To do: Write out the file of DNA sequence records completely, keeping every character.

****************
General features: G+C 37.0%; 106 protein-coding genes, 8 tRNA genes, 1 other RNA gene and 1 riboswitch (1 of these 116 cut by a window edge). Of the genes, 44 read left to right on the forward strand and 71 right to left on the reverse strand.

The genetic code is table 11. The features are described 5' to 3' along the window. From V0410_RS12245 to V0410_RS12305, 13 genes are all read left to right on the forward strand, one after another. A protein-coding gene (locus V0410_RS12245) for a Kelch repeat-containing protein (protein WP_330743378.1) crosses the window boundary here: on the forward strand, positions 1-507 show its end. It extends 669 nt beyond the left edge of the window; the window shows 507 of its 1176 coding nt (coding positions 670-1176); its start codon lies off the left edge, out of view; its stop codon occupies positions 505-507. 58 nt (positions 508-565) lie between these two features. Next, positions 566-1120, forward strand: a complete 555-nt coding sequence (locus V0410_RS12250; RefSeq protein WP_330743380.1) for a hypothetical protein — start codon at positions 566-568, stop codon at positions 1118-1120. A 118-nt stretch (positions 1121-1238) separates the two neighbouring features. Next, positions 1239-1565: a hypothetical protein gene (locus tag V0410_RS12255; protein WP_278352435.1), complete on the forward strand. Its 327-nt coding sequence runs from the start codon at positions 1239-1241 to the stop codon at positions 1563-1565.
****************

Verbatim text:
General features: G+C 37.0%; 106 protein-coding genes, 8 tRNA genes, 1 other RNA gene and 1 riboswitch (1 of these 116 cut by a window edge). Of the genes, 44 read left to right on the forward strand and 71 right to left on the reverse strand.

The genetic code is table 11. The features are described 5' to 3' along the window. From V0410_RS12245 to V0410_RS12305, 13 genes are all read left to right on the forward strand, one after another. A protein-coding gene (locus V0410_RS12245) for a Kelch repeat-containing protein (protein WP_330743378.1) crosses the window boundary here: on the forward strand, positions 1-507 show its end. It extends 669 nt beyond the left edge of the window; the window shows 507 of its 1176 coding nt (coding positions 670-1176); its start codon lies off the left edge, out of view; its stop codon occupies positions 505-507. 58 nt (positions 508-565) lie between these two features. Next, positions 566-1120, forward strand: a complete 555-nt coding sequence (locus V0410_RS12250; RefSeq protein WP_330743380.1) for a hypothetical protein — start codon at positions 566-568, stop codon at positions 1118-1120. A 118-nt stretch (positions 1121-1238) separates the two neighbouring features. Next, positions 1239-1565: a hypothetical protein gene (locus tag V0410_RS12255; protein WP_278352435.1), complete on the forward strand. Its 327-nt coding sequence runs from the start codon at positions 1239-1241 to the stop codon at positions 1563-1565.